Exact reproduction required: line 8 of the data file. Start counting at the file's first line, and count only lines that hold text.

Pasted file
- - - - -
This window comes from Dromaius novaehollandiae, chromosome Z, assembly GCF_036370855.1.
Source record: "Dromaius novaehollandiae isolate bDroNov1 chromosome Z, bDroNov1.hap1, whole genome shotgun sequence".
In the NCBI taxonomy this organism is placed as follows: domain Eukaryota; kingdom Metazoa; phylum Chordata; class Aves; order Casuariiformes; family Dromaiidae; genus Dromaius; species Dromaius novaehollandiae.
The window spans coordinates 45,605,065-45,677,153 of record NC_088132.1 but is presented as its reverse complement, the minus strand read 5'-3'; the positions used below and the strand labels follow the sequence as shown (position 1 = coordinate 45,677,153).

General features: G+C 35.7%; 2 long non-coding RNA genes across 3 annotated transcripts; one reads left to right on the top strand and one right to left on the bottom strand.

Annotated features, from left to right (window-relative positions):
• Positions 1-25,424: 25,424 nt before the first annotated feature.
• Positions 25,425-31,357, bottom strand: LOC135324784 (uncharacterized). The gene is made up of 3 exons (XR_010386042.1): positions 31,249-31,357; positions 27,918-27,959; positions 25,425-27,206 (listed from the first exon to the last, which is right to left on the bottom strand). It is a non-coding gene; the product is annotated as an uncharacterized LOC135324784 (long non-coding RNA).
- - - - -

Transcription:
• Positions 25,425-31,357, bottom strand: LOC135324784 (uncharacterized). The gene is made up of 3 exons (XR_010386042.1): positions 31,249-31,357; positions 27,918-27,959; positions 25,425-27,206 (listed from the first exon to the last, which is right to left on the bottom strand). It is a non-coding gene; the product is annotated as an uncharacterized LOC135324784 (long non-coding RNA).